Community members are warning of two bear sightings in Greater Victoria on Friday.
Royal Roads University issued a wildlife alert on Friday saying there was a bear sighting on campus near Charlie’s Trail.
Community members also reported seeing a young black bear at Esquimalt Gorge Park on the same day.
The B.C. Conservation Officer Service says it received a report of the black bear sighting on Friday morning, but has received no additional calls since then.
Conservation officers continue to watch for bear activity, said BCCOS spokesperson David Karn.
“With fall upon us, it is more important than ever to ensure attractants are secured to prevent bears from lingering and creating conflicts in communities,” he said in a statement Saturday.
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WILDLIFE ALERT: BEAR SIGHTED ON CAMPUS
A bear has once again been spotted on campus, near Charlie’s Trail. For your safety, follow signboards in the area, use caution on trails, walk with someone else, not alone, and continue to keep dogs on leash.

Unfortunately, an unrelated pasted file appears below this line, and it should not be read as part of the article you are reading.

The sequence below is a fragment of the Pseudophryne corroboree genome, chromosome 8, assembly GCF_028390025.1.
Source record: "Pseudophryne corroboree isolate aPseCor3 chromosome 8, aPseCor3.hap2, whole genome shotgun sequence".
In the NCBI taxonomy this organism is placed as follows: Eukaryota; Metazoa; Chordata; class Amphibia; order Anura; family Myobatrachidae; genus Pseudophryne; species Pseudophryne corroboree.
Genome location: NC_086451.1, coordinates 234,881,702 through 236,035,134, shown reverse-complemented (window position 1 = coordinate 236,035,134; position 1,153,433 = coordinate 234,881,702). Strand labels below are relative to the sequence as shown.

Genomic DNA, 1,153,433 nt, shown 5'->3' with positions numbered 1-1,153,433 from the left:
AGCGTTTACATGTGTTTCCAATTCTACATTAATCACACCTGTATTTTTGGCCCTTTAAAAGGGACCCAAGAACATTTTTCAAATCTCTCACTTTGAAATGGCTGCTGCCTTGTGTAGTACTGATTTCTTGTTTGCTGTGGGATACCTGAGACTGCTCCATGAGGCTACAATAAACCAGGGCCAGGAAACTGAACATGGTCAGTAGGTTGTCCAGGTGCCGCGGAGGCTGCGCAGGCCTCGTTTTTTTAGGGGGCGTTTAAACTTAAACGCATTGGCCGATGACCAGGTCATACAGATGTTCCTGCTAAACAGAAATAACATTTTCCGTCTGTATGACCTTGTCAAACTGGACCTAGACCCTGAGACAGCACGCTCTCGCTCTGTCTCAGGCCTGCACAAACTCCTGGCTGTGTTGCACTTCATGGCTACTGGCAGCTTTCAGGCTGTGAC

More tips:… pic.twitter.com/jyBTQ5BK1g
— Royal Roads (@RoyalRoads) October 6, 2023
The two sightings come as the B.C. Conservation Officer Service warns of a dramatic increase in human-bear encounters.
Bear encounters nearly doubled this summer, from approximately 3,550 in August 2022 to roughly 6,000 in August 2023.
Conservation officers say there could be several reasons for why more human-bear encounters are happening this year, including an increase in both human and bear populations in the province.
But, Len Butler, BCCOS dep. chief for provincial operations, thinks the main factor is weather.
“I think a lot of the areas, drought has impacted those berry crops and natural food sources, so where do the bears go? They unfortunately come into the urban areas which always have a lot of non-natural attractants,” he told CHEK News on Wednesday.
On Friday, Royal Roads encouraged walkers to use caution while on trails, walk with a buddy, keep dogs on a leash and follow signs in the area.
With files from CHEK’s Mackenzie Read